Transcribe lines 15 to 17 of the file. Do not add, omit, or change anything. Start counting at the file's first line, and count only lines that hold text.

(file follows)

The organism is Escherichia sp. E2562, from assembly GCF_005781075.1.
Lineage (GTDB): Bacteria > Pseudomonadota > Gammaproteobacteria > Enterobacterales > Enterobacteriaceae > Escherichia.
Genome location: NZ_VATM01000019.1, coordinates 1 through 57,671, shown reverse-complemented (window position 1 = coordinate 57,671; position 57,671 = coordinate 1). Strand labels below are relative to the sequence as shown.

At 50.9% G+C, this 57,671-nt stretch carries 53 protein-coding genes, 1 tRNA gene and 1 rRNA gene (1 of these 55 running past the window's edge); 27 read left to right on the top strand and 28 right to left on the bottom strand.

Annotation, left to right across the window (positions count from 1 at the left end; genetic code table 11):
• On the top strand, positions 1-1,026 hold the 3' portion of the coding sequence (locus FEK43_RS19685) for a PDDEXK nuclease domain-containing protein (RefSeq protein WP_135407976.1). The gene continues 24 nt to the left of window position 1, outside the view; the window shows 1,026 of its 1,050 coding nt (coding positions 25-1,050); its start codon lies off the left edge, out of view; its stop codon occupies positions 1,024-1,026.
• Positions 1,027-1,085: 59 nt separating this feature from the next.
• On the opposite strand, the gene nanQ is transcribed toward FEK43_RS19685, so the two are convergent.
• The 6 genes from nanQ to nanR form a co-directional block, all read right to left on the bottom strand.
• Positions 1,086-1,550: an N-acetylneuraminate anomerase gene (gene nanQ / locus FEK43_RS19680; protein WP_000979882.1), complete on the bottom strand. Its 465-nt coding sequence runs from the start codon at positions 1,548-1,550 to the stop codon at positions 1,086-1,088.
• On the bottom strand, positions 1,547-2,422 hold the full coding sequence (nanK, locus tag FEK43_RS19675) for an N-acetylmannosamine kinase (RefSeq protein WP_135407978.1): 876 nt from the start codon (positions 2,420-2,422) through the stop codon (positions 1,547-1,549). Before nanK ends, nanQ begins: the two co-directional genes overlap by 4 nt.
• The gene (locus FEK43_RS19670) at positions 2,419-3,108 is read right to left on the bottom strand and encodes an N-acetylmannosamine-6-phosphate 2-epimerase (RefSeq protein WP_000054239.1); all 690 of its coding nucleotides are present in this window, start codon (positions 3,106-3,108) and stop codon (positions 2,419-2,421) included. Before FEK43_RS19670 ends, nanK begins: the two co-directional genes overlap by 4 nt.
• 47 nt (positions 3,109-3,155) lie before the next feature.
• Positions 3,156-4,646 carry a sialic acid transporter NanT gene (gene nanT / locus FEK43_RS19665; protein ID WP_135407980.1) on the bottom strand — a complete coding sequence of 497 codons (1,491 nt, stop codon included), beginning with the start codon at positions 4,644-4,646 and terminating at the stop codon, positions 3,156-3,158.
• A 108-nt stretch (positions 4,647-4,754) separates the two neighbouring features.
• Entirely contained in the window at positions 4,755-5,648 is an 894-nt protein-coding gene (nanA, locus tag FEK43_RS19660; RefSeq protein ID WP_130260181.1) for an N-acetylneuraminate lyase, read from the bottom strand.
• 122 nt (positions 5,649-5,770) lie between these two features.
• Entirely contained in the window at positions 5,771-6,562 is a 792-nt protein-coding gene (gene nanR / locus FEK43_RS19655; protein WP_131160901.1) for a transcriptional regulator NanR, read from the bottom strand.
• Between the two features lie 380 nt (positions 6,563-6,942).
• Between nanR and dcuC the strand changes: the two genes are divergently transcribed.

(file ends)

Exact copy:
• A 108-nt stretch (positions 4,647-4,754) separates the two neighbouring features.
• Entirely contained in the window at positions 4,755-5,648 is an 894-nt protein-coding gene (nanA, locus tag FEK43_RS19660; RefSeq protein ID WP_130260181.1) for an N-acetylneuraminate lyase, read from the bottom strand.
• 122 nt (positions 5,649-5,770) lie between these two features.